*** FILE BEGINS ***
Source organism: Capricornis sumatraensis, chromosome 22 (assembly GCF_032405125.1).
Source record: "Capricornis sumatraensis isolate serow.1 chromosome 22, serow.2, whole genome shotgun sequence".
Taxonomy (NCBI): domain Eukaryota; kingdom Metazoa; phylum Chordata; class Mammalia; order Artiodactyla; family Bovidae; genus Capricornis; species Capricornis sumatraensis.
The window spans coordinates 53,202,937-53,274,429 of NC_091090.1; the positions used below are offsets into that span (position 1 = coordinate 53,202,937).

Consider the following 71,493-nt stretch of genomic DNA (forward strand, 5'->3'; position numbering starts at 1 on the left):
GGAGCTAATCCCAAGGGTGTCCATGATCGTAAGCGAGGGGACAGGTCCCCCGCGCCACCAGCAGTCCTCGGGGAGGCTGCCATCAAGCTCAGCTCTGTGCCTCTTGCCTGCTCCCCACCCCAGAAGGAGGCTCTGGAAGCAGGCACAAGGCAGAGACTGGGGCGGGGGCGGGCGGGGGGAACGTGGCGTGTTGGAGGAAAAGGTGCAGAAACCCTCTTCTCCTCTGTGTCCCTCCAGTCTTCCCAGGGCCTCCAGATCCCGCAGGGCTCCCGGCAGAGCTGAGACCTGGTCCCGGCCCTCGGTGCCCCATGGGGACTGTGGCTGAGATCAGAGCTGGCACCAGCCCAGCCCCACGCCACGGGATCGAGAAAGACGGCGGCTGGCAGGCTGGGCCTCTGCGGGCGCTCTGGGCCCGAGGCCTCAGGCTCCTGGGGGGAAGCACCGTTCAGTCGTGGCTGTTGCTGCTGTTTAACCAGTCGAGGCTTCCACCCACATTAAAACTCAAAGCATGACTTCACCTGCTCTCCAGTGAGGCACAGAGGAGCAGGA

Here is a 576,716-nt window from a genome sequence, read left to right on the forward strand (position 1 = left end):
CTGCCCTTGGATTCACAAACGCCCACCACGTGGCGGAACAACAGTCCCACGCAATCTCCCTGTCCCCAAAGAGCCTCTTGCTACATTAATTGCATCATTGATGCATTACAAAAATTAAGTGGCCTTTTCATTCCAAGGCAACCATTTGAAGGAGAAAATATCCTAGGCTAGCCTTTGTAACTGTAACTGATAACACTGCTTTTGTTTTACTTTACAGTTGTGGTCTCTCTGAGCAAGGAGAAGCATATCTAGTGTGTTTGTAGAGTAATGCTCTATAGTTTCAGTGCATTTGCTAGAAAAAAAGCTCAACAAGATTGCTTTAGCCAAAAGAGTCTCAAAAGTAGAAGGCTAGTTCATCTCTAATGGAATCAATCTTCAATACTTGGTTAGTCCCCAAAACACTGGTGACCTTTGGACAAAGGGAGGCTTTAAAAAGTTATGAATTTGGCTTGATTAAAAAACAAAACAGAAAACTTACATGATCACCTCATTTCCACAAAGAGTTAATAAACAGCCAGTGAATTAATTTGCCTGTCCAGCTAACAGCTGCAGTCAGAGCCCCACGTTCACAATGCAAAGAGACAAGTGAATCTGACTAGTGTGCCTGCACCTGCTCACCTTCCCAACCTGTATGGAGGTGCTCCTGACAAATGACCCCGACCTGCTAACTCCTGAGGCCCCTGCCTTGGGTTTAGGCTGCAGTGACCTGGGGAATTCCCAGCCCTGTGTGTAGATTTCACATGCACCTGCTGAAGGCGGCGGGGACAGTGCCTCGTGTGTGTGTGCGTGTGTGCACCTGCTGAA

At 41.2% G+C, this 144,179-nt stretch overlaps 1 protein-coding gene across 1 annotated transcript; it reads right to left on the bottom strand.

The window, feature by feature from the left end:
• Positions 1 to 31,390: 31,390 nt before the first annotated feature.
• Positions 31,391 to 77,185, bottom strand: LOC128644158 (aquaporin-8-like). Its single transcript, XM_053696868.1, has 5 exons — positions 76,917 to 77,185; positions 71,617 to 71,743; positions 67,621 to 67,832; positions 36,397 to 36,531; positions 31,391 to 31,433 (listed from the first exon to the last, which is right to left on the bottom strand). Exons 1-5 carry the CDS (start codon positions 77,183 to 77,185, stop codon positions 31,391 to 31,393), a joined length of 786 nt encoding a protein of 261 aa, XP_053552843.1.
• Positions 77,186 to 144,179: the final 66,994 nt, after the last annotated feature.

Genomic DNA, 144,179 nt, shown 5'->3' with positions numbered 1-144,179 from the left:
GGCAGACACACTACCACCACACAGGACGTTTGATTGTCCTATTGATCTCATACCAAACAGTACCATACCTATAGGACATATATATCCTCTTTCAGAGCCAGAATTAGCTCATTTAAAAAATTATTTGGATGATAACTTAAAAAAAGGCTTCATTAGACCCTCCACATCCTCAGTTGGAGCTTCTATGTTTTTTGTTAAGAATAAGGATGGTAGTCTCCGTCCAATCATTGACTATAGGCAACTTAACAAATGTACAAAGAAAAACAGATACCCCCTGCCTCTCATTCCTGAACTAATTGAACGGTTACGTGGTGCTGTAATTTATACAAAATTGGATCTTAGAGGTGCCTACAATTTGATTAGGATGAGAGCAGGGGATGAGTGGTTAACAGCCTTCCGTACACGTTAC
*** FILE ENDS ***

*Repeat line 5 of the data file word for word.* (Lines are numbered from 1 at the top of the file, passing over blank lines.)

Consider the following 71,493-nt stretch of genomic DNA (forward strand, 5'->3'; position numbering starts at 1 on the left):